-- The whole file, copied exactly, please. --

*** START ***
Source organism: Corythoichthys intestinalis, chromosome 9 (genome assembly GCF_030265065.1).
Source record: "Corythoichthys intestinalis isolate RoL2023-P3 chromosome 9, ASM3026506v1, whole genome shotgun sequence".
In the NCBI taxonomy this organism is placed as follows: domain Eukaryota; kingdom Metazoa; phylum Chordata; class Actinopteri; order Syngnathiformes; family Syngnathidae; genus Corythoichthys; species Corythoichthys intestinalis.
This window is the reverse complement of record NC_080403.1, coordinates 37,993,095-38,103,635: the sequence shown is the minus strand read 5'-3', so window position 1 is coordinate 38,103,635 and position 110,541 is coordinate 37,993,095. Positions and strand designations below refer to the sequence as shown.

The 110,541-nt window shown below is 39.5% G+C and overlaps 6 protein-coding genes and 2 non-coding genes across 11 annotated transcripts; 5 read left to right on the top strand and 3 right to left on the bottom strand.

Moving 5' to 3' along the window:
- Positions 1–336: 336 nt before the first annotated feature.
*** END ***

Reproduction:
Source organism: Corythoichthys intestinalis, chromosome 9 (genome assembly GCF_030265065.1).
Source record: "Corythoichthys intestinalis isolate RoL2023-P3 chromosome 9, ASM3026506v1, whole genome shotgun sequence".
In the NCBI taxonomy this organism is placed as follows: domain Eukaryota; kingdom Metazoa; phylum Chordata; class Actinopteri; order Syngnathiformes; family Syngnathidae; genus Corythoichthys; species Corythoichthys intestinalis.
This window is the reverse complement of record NC_080403.1, coordinates 37,993,095-38,103,635: the sequence shown is the minus strand read 5'-3', so window position 1 is coordinate 38,103,635 and position 110,541 is coordinate 37,993,095. Positions and strand designations below refer to the sequence as shown.

The 110,541-nt window shown below is 39.5% G+C and overlaps 6 protein-coding genes and 2 non-coding genes across 11 annotated transcripts; 5 read left to right on the top strand and 3 right to left on the bottom strand.

Moving 5' to 3' along the window:
- Positions 1–336: 336 nt before the first annotated feature.